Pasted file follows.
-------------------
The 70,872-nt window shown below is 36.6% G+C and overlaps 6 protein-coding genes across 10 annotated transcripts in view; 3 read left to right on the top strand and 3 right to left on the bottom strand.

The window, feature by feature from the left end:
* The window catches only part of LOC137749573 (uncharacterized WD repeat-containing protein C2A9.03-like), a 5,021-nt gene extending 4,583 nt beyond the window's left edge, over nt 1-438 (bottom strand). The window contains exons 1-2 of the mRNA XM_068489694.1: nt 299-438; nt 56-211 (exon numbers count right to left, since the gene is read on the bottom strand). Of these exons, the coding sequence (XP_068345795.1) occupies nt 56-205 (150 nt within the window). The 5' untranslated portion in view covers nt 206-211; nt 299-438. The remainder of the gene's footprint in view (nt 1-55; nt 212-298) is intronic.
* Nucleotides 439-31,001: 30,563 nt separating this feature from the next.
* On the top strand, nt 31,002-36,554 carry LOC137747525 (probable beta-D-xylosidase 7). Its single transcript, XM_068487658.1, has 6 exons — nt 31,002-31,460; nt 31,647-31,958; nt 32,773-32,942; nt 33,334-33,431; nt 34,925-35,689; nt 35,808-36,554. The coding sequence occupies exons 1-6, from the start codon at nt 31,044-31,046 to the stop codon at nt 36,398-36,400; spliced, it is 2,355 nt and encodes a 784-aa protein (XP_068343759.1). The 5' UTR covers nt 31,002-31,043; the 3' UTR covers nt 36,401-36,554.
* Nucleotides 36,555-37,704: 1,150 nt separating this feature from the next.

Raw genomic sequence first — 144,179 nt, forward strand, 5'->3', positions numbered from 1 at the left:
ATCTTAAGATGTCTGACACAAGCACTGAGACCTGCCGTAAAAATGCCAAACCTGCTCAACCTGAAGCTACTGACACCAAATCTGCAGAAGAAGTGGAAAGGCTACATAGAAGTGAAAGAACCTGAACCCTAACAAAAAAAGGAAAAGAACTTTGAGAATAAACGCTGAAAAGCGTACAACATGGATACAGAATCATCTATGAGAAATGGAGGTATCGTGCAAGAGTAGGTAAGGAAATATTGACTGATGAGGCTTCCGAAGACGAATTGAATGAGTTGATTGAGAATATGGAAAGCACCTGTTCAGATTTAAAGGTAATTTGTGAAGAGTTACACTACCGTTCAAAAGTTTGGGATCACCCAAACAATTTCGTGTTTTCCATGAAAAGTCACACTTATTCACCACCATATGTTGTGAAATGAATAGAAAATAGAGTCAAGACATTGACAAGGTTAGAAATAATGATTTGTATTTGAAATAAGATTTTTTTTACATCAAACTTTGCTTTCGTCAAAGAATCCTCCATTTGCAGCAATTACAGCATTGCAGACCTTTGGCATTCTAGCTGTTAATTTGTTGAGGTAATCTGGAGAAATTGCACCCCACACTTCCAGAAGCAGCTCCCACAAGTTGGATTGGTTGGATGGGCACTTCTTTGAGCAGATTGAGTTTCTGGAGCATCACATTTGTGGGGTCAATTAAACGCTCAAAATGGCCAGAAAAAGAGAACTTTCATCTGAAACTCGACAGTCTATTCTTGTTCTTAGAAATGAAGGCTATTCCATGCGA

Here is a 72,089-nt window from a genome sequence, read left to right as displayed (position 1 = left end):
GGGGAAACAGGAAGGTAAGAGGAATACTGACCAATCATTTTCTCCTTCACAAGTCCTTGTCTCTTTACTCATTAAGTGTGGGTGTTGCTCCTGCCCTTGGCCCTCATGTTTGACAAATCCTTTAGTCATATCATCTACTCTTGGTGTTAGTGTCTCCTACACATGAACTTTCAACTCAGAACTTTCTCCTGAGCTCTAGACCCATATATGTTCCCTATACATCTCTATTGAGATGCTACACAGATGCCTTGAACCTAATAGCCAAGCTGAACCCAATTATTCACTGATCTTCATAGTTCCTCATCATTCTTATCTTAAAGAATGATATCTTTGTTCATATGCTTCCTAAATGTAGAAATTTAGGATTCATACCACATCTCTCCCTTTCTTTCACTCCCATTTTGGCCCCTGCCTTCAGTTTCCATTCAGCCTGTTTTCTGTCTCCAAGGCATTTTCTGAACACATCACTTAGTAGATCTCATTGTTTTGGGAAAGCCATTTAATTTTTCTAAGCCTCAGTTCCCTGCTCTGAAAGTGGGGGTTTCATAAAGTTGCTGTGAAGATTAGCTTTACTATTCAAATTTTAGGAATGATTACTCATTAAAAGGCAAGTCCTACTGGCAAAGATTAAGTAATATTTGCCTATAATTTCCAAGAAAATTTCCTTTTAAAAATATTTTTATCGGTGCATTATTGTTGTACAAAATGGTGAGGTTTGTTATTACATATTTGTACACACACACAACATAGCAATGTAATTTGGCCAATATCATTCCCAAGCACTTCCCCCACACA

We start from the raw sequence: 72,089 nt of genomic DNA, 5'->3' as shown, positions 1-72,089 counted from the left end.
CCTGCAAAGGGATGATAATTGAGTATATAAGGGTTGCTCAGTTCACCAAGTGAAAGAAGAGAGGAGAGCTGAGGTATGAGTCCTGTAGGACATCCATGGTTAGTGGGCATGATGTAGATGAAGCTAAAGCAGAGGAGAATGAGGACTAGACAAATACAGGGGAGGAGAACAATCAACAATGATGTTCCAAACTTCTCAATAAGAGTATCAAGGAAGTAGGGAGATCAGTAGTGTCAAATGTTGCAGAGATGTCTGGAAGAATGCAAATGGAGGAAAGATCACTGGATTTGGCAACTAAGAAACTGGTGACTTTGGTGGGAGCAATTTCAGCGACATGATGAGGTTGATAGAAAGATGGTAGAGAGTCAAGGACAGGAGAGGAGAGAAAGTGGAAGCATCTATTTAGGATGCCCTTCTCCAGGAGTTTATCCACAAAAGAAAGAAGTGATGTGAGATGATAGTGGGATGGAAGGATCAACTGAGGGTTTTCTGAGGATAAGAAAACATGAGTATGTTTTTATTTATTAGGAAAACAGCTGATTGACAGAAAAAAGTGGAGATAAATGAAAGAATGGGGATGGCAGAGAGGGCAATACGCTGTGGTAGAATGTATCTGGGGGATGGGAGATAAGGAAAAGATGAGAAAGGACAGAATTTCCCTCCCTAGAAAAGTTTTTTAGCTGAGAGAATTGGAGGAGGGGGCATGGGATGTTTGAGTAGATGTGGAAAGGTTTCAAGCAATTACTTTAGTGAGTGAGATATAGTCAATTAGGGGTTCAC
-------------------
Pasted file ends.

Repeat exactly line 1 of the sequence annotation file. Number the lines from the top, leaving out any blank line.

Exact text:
The 70,872-nt window shown below is 36.6% G+C and overlaps 6 protein-coding genes across 10 annotated transcripts in view; 3 read left to right on the top strand and 3 right to left on the bottom strand.